Cyprus overturns conviction of woman who accused Israelis of rape

Cyprus’ Supreme Court on Monday overturned the conviction of a British woman for making allegations that a group of Israeli tourists raped her in a hotel room in Cyprus.

In 2019, less than two weeks after the woman reported to Cypriot police that up to ten Israeli tourists had raped her, She was arrested on a false charge. Her case attracted widespread attention in the British and Israeli media, and she was convicted He was given a four-month suspended prison sentence.

Louis Bauer, the woman’s attorney, said in an interview Monday that the decision was a watershed moment for victims of sexual assault and that his client had been given the justice she deserved. He said the Supreme Court ruled that errors in the woman’s trial were reason enough to overturn her conviction.

He said the woman, who was 18 when she first went to the police, and her family were “very pleased” and relieved by the decision.

Mr. Bauer said the local Cypriot police botched the initial investigation and that he would pressure them to re-investigate her rape allegations. He said that his client had no access to a lawyer while she was being questioned by the police and that authorities pressured her to withdraw her allegations.

He said neither the woman nor the defendants were named because of their age and the restrictions on the press put in place by the Cypriot government.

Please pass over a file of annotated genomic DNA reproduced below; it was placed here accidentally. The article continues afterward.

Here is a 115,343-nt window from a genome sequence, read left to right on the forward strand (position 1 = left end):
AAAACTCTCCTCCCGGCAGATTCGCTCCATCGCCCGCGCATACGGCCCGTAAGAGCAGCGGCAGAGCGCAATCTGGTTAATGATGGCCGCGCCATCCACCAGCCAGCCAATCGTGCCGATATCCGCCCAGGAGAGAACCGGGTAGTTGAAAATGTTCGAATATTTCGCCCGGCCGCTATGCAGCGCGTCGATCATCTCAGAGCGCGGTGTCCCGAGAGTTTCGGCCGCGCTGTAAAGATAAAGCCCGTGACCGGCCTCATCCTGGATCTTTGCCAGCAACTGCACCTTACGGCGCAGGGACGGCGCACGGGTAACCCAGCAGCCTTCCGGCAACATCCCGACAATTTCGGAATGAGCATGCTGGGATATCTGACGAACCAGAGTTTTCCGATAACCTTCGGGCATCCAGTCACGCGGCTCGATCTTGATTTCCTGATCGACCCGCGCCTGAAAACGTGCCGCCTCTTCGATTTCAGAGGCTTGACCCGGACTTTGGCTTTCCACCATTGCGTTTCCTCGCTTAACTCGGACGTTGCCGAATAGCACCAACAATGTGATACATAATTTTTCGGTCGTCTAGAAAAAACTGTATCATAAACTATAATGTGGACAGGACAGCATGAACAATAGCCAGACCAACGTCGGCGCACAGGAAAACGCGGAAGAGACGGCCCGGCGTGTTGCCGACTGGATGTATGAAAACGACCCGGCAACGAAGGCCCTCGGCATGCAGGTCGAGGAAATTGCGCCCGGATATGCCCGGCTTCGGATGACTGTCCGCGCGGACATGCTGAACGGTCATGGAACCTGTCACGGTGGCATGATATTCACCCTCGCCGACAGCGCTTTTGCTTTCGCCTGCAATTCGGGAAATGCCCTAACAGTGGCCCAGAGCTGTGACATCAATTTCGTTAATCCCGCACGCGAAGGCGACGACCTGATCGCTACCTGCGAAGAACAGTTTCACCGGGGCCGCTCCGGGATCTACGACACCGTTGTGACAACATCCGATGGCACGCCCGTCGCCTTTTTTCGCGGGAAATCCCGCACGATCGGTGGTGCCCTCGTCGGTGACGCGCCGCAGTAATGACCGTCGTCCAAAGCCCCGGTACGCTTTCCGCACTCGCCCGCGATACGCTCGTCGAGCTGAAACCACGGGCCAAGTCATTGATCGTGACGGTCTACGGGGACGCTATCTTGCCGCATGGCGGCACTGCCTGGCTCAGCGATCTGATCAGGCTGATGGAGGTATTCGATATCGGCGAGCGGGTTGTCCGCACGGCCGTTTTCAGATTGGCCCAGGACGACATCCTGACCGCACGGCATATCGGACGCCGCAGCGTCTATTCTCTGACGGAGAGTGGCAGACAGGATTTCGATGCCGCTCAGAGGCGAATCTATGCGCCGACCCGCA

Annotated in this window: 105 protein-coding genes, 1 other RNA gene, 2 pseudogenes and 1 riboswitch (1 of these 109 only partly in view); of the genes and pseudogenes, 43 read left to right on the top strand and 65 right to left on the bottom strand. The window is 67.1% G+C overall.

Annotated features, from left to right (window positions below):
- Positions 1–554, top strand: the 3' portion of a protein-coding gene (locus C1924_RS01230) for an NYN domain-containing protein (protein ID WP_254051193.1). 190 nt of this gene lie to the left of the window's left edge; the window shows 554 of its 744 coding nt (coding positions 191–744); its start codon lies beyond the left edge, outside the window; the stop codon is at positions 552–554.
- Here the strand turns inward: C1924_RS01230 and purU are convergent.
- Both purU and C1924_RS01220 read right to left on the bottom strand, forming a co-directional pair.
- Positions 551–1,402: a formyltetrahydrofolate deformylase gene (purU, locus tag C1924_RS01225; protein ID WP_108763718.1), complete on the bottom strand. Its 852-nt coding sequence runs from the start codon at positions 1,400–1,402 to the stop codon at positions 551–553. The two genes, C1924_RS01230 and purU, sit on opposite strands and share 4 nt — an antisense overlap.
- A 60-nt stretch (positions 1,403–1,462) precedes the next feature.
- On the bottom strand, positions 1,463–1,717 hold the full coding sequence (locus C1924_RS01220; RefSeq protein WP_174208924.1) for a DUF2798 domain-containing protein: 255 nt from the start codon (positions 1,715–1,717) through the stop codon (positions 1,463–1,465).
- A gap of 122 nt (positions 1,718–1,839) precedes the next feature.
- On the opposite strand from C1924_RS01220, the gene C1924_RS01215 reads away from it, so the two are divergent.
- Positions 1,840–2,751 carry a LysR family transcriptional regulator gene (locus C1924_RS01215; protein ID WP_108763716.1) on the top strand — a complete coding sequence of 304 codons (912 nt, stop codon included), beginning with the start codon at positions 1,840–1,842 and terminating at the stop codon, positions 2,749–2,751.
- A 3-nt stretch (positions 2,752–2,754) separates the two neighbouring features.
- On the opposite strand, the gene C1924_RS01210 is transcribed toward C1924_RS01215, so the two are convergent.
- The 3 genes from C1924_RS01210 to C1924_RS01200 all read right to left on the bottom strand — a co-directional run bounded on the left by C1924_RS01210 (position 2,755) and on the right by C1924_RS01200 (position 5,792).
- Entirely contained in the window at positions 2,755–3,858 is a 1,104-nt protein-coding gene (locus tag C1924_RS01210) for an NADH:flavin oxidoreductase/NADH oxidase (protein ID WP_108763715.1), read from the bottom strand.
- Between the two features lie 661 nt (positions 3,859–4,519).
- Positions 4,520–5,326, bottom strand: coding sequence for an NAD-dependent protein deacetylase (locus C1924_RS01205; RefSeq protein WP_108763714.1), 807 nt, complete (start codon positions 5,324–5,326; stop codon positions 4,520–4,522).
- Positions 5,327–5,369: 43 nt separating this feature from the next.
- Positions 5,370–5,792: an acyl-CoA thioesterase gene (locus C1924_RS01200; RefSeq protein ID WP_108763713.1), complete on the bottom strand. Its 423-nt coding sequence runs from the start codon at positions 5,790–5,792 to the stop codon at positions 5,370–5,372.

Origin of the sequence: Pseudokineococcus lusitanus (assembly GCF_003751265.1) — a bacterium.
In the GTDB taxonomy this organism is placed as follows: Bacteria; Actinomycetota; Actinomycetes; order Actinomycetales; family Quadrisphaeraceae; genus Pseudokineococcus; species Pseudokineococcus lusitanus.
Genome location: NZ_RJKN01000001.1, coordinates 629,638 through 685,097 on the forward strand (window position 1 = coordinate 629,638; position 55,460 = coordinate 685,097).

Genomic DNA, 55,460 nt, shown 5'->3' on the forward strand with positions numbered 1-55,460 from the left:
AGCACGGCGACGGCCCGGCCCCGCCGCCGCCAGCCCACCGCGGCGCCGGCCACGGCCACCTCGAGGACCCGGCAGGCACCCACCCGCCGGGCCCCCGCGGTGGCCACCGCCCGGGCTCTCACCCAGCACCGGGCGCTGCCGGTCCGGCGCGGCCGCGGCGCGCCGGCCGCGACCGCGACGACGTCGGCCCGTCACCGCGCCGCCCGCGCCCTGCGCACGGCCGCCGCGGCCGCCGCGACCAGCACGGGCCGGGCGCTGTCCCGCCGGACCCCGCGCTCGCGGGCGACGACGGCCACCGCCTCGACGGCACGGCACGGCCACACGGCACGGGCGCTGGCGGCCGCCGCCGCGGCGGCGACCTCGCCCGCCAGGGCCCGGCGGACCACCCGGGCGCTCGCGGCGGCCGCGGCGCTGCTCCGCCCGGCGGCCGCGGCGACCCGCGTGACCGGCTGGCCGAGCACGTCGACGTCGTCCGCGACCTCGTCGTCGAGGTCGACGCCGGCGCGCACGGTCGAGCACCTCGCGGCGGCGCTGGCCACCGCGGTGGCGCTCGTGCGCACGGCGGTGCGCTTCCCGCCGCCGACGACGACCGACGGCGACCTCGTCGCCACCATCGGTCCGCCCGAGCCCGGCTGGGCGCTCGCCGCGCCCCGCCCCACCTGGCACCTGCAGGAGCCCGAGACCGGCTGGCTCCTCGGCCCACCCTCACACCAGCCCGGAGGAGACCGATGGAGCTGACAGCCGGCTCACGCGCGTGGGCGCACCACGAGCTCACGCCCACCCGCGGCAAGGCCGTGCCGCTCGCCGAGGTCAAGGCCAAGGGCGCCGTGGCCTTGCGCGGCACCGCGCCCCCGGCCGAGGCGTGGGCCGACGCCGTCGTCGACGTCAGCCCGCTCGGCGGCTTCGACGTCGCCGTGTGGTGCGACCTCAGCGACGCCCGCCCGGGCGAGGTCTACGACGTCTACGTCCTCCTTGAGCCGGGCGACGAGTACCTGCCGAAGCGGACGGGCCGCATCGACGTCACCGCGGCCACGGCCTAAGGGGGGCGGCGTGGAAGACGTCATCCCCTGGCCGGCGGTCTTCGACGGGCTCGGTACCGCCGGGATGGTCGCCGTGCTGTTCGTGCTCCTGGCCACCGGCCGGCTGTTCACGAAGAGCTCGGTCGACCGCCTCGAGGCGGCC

According to Mr. Bauer, the woman says she was on a romantic vacation with one of the Israeli men, whom she met at the Cypriot resort of Ayia Napa. She said she agreed to go back to his hotel room, but soon after they arrived, his friends walked in and took turns raping her.

Nir Yaslovich, a lawyer who represented several of the Israelis accused in the case, said in a statement Monday: “My clients stand behind the claim that the complaint against them was a false one, and therefore my clients are not bothered by the court ruling in Cyprus. The fact that the court accepted the appeal indicates deficiencies in her trial, not that my clients are guilty.”

Yaniv Habari, an Israeli lawyer based in Cyprus who also represented some of the Israelis involved, said in a phone interview that he had not seen police in Cyprus reopen the rape case in light of Monday’s ruling.

“The verdict does not mean that she was raped or that she was not raped, or that her testimony was credible or unreliable,” Habbari said of Monday’s decision. “The Supreme Court justices did not overturn the verdict on the grounds that she was raped, but simply on the grounds that she did not get a fair trial.”

In 2019, Mr. Yaslovic told news media that videos taken by at least one Israeli contradicted the accused’s account. He said that when investigators confronted her with the video and other inconsistencies in her testimony, she was unable to provide any explanation.

After the initial allegations were made in 2019, lawyers for three of the detained Israelis said DNA tests indicated that their clients had had some form of sexual contact with the woman. Their clients said the meeting was consensual. It was not clear how or whether the other nine Israeli suspects were involved.

The case attracted widespread attention from the media and women’s rights organizations, who expressed outrage at the way police handled and treated the woman’s allegations during the investigation. In Israel, much of the reaction centered on the issue Fears of victim exposure and societal pressures on young people to prove their manliness.

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